The Piano Music of John Joubert
Pianist Duncan Honeybourne explores the complete solo piano oeuvre of the distinguished composer, who celebrated his 90th birthday this year
The spring of 2017 offered me a heartwarming opportunity to revisit the complete piano music of a composer who has been highly significant in my musical life. John Joubert celebrated his 90th birthday in March, an occasion I marked by presenting the cycle as an evening recital in Birmingham, where Joubert has lived for over half a century. Prolific in a plethora of genres, this creative artist of trenchant expressive power, finely tuned eclecticism, visionary intensity and refined craftsmanship has, over some six decades, enriched the solo piano repertoire with a sequence of personal and dramatic essays: each of them with a distinctive individuality, yet charting a compelling and logical narrative when presented as a whole.
John Joubert was born in Cape Town on 20th March 1927, into a family of French Huguenot and Dutch extraction long settled in Cape Province. His early education at the Diocesan College in Rondebosch was fundamentally English and specifically Anglican, embracing the full richness of the English choral and church music tradition. Not only this, but his Director of Music, Claud Brown, had been Assistant Organist to Ivor Atkins at Worcester Cathedral and had assisted in rehearsals of Elgar’s music under the direction of the composer. Joubert progressed to the South African College of Music where he came under the influence of William Henry (“Daddy”) Bell, an English composer who had emigrated to South Africa and played an important role in invigorating music education there. Another immigrant from these shores, the Scottish-born Erik Chisholm, was instrumental in awarding Joubert a Performing Rights Society Scholarship to study at the Royal Academy of Music in London. The 19-year old composer boarded the Winchester Castle, a vessel of the Union-Castle Mail Steamship Company, and arrived in Southampton on 14th September 1946. At the RAM Joubert studied with Theodore Holland and, after Holland’s death, with that erudite musical polymath Howard Ferguson. Following the award of a Royal Philharmonic prize Joubert was, in 1950, appointed a Lecturer in Music at the University of Hull. In 1952 his anthem O Lorde, the maker of al thing won the Novello Anthem Competition, whilst in the same year he composed the carol Torches, which was quickly to make him a household name. Prolific compositional endeavour ensued in every imaginable genre, whilst Joubert maintained and developed a formidable academic and teaching profile. In 1962 he was appointed Senior Lecturer in Music at the University of Birmingham, relocating to the city which has been his home ever since. Since retirement in 1986 John Joubert has devoted himself entirely to composition and his 80th and 90th birthdays have been marked by major celebrations of his life and retrospectives of his work.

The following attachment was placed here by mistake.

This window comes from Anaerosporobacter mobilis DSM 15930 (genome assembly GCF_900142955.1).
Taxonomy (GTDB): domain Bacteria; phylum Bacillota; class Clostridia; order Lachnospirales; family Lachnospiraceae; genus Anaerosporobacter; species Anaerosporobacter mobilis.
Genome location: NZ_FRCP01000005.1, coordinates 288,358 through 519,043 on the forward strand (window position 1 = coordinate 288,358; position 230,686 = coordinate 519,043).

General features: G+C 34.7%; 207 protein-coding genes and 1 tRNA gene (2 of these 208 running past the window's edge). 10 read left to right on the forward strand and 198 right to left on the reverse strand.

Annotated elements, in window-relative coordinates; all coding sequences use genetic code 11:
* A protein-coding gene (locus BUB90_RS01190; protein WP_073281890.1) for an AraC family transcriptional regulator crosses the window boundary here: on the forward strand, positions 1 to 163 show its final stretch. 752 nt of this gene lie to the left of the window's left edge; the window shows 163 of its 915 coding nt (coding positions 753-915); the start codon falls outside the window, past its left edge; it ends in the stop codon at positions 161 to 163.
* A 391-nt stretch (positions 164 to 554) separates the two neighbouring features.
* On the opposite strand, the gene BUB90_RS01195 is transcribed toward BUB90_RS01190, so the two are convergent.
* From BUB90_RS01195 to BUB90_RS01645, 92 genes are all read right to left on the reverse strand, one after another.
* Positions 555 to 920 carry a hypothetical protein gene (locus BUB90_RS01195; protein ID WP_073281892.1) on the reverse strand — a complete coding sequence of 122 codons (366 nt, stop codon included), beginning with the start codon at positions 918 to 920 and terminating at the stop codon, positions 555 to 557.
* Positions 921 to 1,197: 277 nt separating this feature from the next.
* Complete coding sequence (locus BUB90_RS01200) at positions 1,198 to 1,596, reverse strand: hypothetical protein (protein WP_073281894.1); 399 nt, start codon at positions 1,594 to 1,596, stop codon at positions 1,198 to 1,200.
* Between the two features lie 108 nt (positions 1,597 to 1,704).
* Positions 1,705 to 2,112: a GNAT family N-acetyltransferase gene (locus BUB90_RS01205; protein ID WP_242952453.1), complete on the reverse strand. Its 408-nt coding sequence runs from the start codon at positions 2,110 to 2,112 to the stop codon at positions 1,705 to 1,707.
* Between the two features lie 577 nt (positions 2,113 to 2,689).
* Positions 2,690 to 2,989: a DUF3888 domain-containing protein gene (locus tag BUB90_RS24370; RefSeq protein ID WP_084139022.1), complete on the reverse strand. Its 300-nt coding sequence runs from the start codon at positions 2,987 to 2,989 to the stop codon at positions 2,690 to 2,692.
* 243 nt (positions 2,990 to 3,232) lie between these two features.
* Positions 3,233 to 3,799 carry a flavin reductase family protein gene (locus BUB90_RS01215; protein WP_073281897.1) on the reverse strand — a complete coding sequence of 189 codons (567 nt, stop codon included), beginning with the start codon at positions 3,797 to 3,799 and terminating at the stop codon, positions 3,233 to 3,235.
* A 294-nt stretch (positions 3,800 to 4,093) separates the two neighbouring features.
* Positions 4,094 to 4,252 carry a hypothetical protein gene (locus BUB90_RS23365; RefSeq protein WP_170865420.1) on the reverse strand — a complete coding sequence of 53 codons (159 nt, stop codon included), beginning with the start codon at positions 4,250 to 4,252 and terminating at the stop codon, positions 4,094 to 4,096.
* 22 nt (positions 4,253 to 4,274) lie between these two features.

Joubert’s earliest piano work is the Dance Suite of 1956, composed for the Port Elizabeth-born pianist Adolph Hallis (1896-1987) who, after studies with Tobias Matthay in London, remained in England for many years – playing piano duets with the young Benjamin Britten, among many other activities – before returning in 1939 to South Africa, where he became a revered pedagogue. The Suite’s five movements - their clean lines sharply and economically etched, their incisive rhythmic bite wittily conceived - contrast three quick dances with two slow ones. As a set, the sequence constitutes a compelling amalgam of primitive and sophisticated nuances, regular and irregular metres. What is more, each was written in just one day! The late John McCabe, who first recorded the Dance Suite in 1973, cites the twin influences of Stravinsky and Britten and makes particular reference to the use of the interval of an augmented fourth and to the tendency, reminiscent of Britten, for the composer to employ a second or fourth to colour major triads.